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Art chose me: My father was a photographer. My mother painted.They were both Turtle Islanders by descent. I lived in Hawaii until the age of five where I became very aware of light. When I was six we moved back to the mainland, I’d go up and down the street trying to sell my small paintings. By high school, I was full-scale artist selling my pieces at the shopping malls and sharing an art studio with David Lynch and Jack Fisk. My work is now in over 45 permanent museum collections and many prestigious private collections.

I spent millions of hours in museums copying the great artists in Washington DC. The security guards at the National Gallery voted me “the artist who could best do Rembrandt”. Artists in the National Gallery, like Rembrandt were benchmarks for me. Part of the reason I came to Washington was because it was the most important city in the world; By 1966 Philip Ritterbush asked me to illustrate his book The Art of Organic Form and my painting “Orchid” hung in the Smithsonian exhibit with 50 other major artist. My drawings were very much a part of my art and in 1970 won first purchase prize for the National Drawing Society in New York’s competition at the Philadelphia Museum of Art. Michael Fried was the judge that year for the mid atlantic region and De Kooning won for New England.

Much of my work would be considered Minimalist and Conceptual but it would be hard to categorize my many different styles. My focus on classical art traditions of still life, color, and portraiture. In the 60’s, my still life studies of oranges were done as a meditation on form and color, but they were also my tributes to the Mexican migrant workers making less than $1.00 a day selling oranges on the highway.

Developing drawing styles and subject matter based on historical forms of art and architecture, it seems like I am immersed in the past but the opposite is true. My paintings of American heroes such as George Washington, Lincoln, and JFK are stand-ins for much more. These American heroes I once looked up to, but the more I read, the more they all seemed to have more than a little blood on their hands.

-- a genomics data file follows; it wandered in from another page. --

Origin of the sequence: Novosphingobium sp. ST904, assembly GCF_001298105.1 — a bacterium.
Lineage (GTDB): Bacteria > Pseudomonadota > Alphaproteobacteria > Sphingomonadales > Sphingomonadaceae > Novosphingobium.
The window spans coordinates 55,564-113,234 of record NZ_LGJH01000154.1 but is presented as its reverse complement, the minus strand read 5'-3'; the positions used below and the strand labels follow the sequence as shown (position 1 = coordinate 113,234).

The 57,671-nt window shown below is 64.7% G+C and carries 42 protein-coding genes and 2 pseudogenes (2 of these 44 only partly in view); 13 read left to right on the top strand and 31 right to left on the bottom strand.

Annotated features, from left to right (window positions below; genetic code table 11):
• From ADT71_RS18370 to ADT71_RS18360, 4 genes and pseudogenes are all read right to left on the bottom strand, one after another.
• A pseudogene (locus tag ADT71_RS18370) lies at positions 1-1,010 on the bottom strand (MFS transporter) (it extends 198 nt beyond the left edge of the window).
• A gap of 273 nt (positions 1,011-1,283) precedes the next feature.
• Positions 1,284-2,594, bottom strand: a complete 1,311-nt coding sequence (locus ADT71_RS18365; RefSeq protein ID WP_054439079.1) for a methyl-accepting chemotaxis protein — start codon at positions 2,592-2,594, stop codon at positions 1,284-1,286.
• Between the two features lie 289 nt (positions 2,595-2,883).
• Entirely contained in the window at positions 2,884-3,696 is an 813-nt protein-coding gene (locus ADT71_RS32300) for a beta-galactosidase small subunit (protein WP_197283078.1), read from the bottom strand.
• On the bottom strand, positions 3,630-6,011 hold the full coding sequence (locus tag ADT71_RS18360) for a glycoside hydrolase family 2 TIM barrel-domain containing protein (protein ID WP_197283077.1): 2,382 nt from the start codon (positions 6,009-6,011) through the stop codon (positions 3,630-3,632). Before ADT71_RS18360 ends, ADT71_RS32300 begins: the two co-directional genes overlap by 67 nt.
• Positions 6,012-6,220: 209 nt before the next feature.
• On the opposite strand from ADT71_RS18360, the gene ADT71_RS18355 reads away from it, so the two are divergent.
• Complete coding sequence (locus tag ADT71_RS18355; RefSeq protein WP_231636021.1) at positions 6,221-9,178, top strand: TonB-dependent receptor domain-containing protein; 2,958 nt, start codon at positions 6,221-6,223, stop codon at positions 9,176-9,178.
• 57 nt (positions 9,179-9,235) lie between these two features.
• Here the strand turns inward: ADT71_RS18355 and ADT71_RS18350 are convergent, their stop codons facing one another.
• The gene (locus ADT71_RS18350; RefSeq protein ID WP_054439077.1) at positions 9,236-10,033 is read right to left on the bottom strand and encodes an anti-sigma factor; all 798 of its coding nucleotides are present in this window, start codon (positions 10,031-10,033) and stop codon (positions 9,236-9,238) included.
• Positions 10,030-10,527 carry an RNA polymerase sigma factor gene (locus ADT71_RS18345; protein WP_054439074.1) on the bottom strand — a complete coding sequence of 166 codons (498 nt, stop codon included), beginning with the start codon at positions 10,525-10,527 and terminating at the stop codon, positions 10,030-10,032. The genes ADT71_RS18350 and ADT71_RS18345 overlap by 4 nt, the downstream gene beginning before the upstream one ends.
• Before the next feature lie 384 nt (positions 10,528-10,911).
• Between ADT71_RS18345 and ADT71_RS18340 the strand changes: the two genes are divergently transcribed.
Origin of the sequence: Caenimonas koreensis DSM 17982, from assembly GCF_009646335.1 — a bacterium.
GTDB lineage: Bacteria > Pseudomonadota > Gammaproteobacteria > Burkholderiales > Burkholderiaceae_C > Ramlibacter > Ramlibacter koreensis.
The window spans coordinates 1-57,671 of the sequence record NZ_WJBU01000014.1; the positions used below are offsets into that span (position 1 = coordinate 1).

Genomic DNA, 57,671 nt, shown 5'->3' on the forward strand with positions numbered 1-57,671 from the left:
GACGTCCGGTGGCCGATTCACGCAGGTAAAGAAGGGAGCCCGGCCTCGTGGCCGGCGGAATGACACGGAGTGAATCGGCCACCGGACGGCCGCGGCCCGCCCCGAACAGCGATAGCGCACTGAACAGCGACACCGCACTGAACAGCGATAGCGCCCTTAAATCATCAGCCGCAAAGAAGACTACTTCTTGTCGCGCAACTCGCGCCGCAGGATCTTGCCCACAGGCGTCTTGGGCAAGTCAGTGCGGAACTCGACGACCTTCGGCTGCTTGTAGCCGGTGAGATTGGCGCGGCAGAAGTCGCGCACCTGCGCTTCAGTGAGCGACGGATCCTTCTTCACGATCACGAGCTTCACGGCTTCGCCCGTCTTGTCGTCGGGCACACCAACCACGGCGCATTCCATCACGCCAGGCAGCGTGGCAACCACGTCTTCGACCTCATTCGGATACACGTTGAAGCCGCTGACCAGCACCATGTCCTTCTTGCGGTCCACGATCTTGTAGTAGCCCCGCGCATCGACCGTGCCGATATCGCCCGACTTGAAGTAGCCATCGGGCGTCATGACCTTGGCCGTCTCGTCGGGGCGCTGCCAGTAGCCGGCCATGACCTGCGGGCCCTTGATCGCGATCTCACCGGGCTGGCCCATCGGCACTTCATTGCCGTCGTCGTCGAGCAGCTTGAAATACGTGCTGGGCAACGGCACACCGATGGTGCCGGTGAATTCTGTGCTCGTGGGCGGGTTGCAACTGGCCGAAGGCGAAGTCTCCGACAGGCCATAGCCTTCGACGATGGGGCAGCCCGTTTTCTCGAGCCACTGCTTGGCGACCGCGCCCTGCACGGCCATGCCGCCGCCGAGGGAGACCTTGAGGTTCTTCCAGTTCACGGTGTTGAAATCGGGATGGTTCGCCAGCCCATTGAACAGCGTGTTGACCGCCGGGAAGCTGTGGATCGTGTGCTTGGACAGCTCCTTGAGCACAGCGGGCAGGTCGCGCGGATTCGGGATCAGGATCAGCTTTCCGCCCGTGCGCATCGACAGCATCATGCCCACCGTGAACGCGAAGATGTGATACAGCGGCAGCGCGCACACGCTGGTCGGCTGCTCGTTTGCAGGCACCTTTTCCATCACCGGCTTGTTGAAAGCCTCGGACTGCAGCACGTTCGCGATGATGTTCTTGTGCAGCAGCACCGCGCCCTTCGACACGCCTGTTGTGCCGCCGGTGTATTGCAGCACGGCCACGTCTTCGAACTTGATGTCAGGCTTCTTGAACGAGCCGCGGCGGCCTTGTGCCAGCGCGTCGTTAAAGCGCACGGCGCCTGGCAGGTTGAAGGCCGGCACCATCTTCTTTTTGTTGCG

I lived in modern art history. Exhibiting with the original Washington Color School artists and second generation color field painter Sam Gilliam. I argued about art with Julian Schnable, Herbert and Dorothy Vogel. I studied and painted for Tom Downing. Collaborated with Gene Davis by painting all 50 Popsicle paintings in 9 days as a performance piece to mark the end of the Washington Color School in 1969. I partied with Rivers, Rauschenberg at their studio and was introduced to Warhol by my girlfriend at Pratt Institute. Also I have had the privilege to work with the very distinguished director James Harithas. Curated and helped to foster the underground art movement with the likes of Ron English and Shepard Fairey.

After Warhol, who produced a shorthand version of art, you didn’t have to worry about composition or any of the basics. In the beginning, most artists considered Warhol an illustrator. But influential critics turned his work into a super intellectual comment on the ’60s and ’70s. That’s what can happen to art. Like Warhol said, “If it sells, it’s art.” The art market has turned into the stock market.

The scene today is totally different. But most people who will go for my work aren’t even been born yet. If was the same for Van Gogh and a lot of other great artists. There’s a great tradition that goes back to Titian and Giovanni Bellini. It’s a torch that gets passed. I don’t think I’ll make it to that level, but I try to keep the artistic torch going. It’s my compulsion. Some people get into Jesus and go to church. My church is art; it’s a sacred trust. I’m competing with the ages now, not with the artists of the moment.